Frequent mutations of SARS-CoV-2 expected.
A German research team compared a representative selection of SARS-CoV-2 samples from German, European, and non-European genome sequences. Among other things, the aim of the study was to find out how high the potential of the SARS-CoV-2 coronavirus is to form mutations.
Researchers at Jena University Hospital compared the SARS-CoV-2 genome from samples of COVID-19 sufferers from Thuringia with those from across Germany, Europe and worldwide. “The virus is changing, as is to be expected statistically: it is happily mutating away,” said research leader Dr. Christian Brandt, summarizing the study results, which were recently made available on the medical pre-publication server “medRxiv.”
Large-scale mutation comparison
The research group compared a representative selection of globally distributed SARS-CoV-2 viral lineages from around 10,000 fully sequenced coronavirus genomes provided by renowned scientists from around the world, including mutation lineages spread in the UK, Brazil and South Africa, which are suspected to have a higher infection potential and a weaker immune response.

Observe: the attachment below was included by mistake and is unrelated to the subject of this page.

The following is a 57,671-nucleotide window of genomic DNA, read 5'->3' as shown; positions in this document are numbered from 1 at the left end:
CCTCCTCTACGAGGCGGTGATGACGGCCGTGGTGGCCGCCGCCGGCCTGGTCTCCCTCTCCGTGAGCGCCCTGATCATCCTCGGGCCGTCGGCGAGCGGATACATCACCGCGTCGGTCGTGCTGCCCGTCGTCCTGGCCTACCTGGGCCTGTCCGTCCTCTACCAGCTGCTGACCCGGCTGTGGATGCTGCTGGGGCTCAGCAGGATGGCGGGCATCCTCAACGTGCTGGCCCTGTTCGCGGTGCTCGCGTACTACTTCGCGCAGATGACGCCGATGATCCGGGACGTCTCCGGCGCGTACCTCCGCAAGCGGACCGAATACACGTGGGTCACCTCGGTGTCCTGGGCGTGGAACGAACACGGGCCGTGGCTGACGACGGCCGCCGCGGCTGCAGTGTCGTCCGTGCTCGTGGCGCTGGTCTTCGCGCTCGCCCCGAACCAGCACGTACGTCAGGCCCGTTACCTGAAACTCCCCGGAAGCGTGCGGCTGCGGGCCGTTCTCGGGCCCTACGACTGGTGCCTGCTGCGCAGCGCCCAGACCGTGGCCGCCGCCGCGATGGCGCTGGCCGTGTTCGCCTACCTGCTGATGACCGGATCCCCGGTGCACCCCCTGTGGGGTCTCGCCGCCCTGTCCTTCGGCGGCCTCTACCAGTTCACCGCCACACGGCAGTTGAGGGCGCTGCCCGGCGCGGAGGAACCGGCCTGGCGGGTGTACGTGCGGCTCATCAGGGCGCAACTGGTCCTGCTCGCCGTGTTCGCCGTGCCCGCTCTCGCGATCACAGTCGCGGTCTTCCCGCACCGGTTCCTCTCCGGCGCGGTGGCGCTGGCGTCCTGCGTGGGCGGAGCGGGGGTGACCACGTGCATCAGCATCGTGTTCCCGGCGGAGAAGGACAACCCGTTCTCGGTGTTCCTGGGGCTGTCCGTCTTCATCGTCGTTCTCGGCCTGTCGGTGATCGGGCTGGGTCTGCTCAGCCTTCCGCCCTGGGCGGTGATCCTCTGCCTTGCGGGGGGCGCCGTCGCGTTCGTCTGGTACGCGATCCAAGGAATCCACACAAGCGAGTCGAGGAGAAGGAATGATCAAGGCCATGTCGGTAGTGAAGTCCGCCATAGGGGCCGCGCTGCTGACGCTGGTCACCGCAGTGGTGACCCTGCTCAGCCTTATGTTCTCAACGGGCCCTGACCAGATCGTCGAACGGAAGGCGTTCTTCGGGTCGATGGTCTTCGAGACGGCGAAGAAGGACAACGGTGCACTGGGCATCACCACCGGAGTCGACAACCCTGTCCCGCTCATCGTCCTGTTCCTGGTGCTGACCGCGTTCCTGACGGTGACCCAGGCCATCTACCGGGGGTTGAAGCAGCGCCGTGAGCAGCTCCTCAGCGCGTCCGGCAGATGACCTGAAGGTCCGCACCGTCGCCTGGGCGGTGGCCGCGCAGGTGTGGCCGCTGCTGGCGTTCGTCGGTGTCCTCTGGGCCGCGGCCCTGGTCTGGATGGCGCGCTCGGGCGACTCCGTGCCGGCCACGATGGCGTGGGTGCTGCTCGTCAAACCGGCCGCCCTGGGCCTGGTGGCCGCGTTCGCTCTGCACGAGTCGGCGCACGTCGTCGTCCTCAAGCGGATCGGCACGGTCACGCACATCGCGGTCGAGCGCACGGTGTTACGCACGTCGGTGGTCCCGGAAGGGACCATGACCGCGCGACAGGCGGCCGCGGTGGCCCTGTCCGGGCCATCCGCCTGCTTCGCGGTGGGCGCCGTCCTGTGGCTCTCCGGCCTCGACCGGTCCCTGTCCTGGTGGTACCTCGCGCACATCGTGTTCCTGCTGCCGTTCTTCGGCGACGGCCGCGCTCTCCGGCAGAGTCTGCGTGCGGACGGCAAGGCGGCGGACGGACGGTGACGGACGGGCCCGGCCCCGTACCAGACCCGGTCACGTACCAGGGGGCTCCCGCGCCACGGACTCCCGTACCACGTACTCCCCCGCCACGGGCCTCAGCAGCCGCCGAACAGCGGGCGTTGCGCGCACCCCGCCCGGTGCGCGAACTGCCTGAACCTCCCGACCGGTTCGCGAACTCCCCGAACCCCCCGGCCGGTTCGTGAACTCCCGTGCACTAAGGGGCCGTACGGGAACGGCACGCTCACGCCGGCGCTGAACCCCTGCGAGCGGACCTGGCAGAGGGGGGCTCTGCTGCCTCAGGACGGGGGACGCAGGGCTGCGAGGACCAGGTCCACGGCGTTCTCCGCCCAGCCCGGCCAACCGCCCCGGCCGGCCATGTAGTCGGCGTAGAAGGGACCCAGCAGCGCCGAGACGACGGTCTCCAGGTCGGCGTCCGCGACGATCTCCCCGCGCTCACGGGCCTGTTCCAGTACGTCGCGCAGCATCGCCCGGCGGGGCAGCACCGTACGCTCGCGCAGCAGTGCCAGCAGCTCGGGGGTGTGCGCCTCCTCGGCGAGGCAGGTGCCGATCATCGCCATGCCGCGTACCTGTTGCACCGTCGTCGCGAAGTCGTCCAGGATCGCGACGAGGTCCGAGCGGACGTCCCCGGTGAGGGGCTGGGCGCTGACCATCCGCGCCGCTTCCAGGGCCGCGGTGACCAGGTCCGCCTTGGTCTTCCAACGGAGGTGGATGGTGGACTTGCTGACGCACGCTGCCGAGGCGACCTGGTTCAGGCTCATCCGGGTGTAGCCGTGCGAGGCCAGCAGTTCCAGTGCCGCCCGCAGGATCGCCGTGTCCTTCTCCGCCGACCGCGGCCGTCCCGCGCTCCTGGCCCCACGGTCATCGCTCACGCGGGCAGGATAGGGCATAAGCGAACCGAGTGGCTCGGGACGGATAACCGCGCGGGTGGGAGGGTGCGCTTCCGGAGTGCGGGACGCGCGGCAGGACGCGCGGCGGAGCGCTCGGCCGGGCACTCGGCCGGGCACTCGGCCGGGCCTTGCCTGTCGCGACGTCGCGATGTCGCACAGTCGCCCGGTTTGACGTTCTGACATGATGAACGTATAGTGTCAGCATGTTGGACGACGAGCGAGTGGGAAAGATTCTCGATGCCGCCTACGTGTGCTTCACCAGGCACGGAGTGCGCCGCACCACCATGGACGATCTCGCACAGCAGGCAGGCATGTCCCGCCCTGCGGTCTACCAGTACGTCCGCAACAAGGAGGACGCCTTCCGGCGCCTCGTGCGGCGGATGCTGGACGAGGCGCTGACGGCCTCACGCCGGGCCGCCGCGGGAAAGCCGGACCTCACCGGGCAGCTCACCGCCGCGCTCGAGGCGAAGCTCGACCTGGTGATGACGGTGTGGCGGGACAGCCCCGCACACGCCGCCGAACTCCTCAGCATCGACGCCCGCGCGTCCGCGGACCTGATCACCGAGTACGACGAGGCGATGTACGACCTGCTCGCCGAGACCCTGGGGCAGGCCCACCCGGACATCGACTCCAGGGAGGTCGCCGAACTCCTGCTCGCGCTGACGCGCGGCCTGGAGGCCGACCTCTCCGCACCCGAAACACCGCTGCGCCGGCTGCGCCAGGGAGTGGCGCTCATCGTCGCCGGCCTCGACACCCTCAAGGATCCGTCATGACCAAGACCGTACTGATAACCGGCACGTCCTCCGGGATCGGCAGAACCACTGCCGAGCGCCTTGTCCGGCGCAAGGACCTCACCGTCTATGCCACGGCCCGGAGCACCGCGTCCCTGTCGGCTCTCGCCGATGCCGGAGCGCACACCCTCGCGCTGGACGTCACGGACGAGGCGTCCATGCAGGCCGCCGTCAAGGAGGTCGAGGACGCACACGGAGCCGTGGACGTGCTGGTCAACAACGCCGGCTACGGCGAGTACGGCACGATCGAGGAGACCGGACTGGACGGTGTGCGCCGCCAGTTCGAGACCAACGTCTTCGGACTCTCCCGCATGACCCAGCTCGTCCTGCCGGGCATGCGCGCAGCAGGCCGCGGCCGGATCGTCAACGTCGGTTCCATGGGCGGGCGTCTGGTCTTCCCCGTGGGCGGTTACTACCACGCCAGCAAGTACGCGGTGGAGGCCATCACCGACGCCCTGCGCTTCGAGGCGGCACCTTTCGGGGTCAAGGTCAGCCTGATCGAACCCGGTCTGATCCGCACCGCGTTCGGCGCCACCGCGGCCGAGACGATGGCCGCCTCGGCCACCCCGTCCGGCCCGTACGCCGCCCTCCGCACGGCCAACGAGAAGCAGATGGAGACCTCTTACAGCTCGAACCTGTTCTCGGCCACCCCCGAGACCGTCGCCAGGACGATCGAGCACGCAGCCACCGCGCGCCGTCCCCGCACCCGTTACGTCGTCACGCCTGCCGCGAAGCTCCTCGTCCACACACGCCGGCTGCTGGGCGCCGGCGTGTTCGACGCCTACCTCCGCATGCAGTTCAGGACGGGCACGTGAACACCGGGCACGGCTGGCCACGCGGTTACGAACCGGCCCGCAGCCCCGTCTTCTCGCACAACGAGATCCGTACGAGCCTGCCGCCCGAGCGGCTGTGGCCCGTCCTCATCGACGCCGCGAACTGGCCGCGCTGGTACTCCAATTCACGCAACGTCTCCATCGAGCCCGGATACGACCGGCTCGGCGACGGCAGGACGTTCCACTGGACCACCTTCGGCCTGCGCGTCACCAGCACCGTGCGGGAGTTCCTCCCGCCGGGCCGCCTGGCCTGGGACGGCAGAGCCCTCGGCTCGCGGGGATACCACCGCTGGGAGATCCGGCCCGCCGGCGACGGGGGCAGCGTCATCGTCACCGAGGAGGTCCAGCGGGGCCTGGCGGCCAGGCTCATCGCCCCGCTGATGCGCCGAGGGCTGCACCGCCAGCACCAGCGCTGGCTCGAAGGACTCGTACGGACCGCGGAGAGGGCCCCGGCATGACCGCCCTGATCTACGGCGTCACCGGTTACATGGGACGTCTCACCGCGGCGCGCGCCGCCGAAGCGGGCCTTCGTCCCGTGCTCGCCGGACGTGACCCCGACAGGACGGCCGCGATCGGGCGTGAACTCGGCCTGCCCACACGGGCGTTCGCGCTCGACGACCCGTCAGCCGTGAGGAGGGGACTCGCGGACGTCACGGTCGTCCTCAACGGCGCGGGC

Eight different SARS-CoV-2 variants in Germany.
As the researchers report, the genome of SARS-CoV-2 comprises about 30,000 bases and thus has the largest known genome of all RNA viruses. According to the research team, about 23 SARS-CoV-2 mutations per year are to be expected, resulting from errors in the constant copying of the virus’ genetic information. Currently, eight main lineages of SARS-CoV-2 could be detected in Germany, four of them in Thuringia. The variants spread in Great Britain, Brazil or South Africa and classified as more dangerous have not been detected in Thuringia at present.
Vaccination increases selection pressure
However, the scientists of the present study assume that it is only a matter of time before the high-frequency lineages also spread in Germany. The vaccination campaign that has begun also increases the selection pressure on the virus, which favors the mutation forms that can undermine immunization. “Given the current incidences, it is all the more important to have close molecular genetic monitoring of the infection process,” emphasizes Professor Dr. Mathias Pletz, Director of the Institute of Infectious Medicine and Hospital Hygiene at Jena University Hospital.
Elucidating coronavirus mutations in wastewater
Other research teams suggest analyzing wastewater to elucidate coronavirus mutations. Another recent study presents a new method that could detect coronavirus mutations in wastewater even before they are unmasked via clinical sequencing. For more information, see the article: COVID-19: Wastewater Investigations to Control SARS-CoV-2.